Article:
Dress Rehearsal

The final rehearsal was scheduled on the morning of December 18, just hours before the first performance. But official permission for this final rehearsal and the premiere had still not been given on December 17. Glikman remembers waiting at Shostakovich’s home on the day of the premiere: “The general [dress] rehearsal had been suspended [by the Soviet authorities] but not cancelled. For Shostakovich the tense hours of waiting were an agony of suspense. It was painful to see his drawn face, his quivering lips and the suffering in his eyes.” (Glikman, p. 282) Late in the morning the go-ahead--a telephone call approving both the rehearsal and the public performance--came through.

There was tension too at the Moscow Conservatory, where the orchestra and the conductor were waiting for final approval. This tension was heightened by the non-show of the bass soloist, Nechipailo. Clearly the authorities had got to him because at the last minute he offered the excuse of being seconded by the Bolshoi. Fortunately the substitute bass, Gromadsky, though his presence wasn’t required for the dress rehearsal, had come out of interest and was immediately given the role for the premiere that night.

As well, Kondrashin recalls a phone call from the Minister of Culture, Georgi Popov during the dress rehearsal. “Kiril Petrovich, how is your health?” was the minister’s subtly threatening opening gambit. He then asked: “Is there anything that might prevent you conducting tonight?” Kondrashin answered in the negative. Popov then asked: “Do you have any political doubts in relation to ‘Babi Yar?’” Again Kondrashin answered negatively, as he did to the last question, “Can the symphony be performed tonight without the first [Babi Yar] movement?” (Wilson, pp. 360-1) Despite these veiled threats, Popov didn’t move to stop the premiere, though he clearly wanted to. Laurel Fay has explained why: “Tactics of repression had changed significantly since the death of Stalin; cultural bureaucrats shrewdly calculated that the consequences of banning the performance would be more damaging than of letting it proceed.” (234) So the dress rehearsal of Symphony #13 finally got under way. The concert hall was full of invited students. Also conspicuous was a large contingent of Government officials.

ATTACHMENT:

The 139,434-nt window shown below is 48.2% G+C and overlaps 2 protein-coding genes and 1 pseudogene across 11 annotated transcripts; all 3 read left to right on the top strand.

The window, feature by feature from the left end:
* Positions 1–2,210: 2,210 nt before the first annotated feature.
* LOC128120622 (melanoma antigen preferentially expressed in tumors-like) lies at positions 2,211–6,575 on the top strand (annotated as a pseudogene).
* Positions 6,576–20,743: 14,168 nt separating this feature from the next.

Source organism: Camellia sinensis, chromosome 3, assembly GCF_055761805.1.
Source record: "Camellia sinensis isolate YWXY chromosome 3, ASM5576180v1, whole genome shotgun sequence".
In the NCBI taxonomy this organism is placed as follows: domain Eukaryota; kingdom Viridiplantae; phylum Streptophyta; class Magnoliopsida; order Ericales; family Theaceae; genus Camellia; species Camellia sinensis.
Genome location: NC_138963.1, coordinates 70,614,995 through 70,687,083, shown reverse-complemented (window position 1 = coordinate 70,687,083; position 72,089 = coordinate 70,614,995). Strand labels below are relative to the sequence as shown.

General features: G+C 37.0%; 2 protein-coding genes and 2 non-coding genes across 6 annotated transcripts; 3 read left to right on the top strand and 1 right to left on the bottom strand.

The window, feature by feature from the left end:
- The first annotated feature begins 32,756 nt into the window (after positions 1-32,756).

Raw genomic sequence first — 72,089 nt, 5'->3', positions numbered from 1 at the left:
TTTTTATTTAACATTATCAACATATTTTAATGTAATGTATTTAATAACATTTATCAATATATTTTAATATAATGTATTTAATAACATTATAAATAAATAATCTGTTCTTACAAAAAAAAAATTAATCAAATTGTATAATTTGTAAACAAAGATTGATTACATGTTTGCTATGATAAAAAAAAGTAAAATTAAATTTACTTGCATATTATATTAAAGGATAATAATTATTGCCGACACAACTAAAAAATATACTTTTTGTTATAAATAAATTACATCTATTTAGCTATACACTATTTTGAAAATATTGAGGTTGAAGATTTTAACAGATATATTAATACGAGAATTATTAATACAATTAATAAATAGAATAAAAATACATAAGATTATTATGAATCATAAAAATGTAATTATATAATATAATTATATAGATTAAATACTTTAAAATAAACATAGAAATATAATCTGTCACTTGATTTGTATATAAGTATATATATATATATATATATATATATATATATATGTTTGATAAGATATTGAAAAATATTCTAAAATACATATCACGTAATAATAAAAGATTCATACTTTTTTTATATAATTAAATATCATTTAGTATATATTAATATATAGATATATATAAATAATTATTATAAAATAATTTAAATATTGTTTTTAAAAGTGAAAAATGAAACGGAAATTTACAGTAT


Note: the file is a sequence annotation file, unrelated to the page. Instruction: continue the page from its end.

Glickman took Shostakovich to the premiere: “Before setting out for the concert, Shostakovich grabbed my left hand with his left hand ‘for luck’ and said, ‘If there are cat-calls after the symphony and the public spits on me, don’t try to defend me. I can stand it.’ I knew of course that no such thing would happen, but the morning war of nerves had told on us, and we left for the Conservatoire a prey to anxious thoughts.” (Glickman, p. 283)                                         

The only empty seats were in the official government box. However, some Soviet officials sat in the audience. Russian sculptor Ernst Neizvestny was sitting behind them: “There were a lot of them, those black beetles with their ladies in permanents.” He described how the ladies got caught up in the charged atmosphere and had to be pushed down by the officials when they rose with the standing ovation. (Solomon Volkov, Shostakovich and Stalin, p. 274)

Although the Soviet authorities didn’t interfere with the actual performance, they did manage to ensure that no text was available in the program. Clearly they wanted to make Yevtushenko’s words as inaccessible as possible. Furthermore, they cancelled the planned television transmission.